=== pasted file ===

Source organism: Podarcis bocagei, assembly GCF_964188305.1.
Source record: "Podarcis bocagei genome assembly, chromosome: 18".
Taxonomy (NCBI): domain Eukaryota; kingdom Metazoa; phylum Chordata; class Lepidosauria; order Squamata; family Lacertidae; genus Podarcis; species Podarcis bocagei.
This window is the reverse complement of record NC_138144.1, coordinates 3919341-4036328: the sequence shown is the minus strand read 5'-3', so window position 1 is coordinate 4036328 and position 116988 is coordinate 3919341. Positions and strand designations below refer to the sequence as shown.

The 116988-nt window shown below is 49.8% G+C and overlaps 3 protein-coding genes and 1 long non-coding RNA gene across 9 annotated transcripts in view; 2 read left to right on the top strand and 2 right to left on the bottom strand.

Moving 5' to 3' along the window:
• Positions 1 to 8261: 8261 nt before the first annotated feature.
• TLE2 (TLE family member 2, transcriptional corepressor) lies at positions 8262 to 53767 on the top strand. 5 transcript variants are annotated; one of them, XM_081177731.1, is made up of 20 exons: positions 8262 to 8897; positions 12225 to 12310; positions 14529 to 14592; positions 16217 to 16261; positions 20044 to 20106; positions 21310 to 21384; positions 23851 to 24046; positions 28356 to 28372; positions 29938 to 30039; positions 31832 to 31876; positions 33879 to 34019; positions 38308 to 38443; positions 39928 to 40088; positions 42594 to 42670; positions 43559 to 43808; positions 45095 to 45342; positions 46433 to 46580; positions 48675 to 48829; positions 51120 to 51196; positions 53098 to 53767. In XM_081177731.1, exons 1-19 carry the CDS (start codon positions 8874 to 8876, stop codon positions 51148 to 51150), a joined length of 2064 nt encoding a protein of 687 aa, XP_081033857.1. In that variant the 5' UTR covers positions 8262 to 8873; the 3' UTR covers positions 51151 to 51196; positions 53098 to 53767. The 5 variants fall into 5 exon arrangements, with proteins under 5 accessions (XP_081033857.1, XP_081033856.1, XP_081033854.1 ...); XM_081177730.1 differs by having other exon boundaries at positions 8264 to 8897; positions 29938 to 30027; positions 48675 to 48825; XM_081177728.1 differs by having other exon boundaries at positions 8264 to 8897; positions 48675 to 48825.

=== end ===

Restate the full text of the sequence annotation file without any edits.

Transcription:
Source organism: Podarcis bocagei, assembly GCF_964188305.1.
Source record: "Podarcis bocagei genome assembly, chromosome: 18".
Taxonomy (NCBI): domain Eukaryota; kingdom Metazoa; phylum Chordata; class Lepidosauria; order Squamata; family Lacertidae; genus Podarcis; species Podarcis bocagei.
This window is the reverse complement of record NC_138144.1, coordinates 3919341-4036328: the sequence shown is the minus strand read 5'-3', so window position 1 is coordinate 4036328 and position 116988 is coordinate 3919341. Positions and strand designations below refer to the sequence as shown.

The 116988-nt window shown below is 49.8% G+C and overlaps 3 protein-coding genes and 1 long non-coding RNA gene across 9 annotated transcripts in view; 2 read left to right on the top strand and 2 right to left on the bottom strand.

Moving 5' to 3' along the window:
• Positions 1 to 8261: 8261 nt before the first annotated feature.
• TLE2 (TLE family member 2, transcriptional corepressor) lies at positions 8262 to 53767 on the top strand. 5 transcript variants are annotated; one of them, XM_081177731.1, is made up of 20 exons: positions 8262 to 8897; positions 12225 to 12310; positions 14529 to 14592; positions 16217 to 16261; positions 20044 to 20106; positions 21310 to 21384; positions 23851 to 24046; positions 28356 to 28372; positions 29938 to 30039; positions 31832 to 31876; positions 33879 to 34019; positions 38308 to 38443; positions 39928 to 40088; positions 42594 to 42670; positions 43559 to 43808; positions 45095 to 45342; positions 46433 to 46580; positions 48675 to 48829; positions 51120 to 51196; positions 53098 to 53767. In XM_081177731.1, exons 1-19 carry the CDS (start codon positions 8874 to 8876, stop codon positions 51148 to 51150), a joined length of 2064 nt encoding a protein of 687 aa, XP_081033857.1. In that variant the 5' UTR covers positions 8262 to 8873; the 3' UTR covers positions 51151 to 51196; positions 53098 to 53767. The 5 variants fall into 5 exon arrangements, with proteins under 5 accessions (XP_081033857.1, XP_081033856.1, XP_081033854.1 ...); XM_081177730.1 differs by having other exon boundaries at positions 8264 to 8897; positions 29938 to 30027; positions 48675 to 48825; XM_081177728.1 differs by having other exon boundaries at positions 8264 to 8897; positions 48675 to 48825.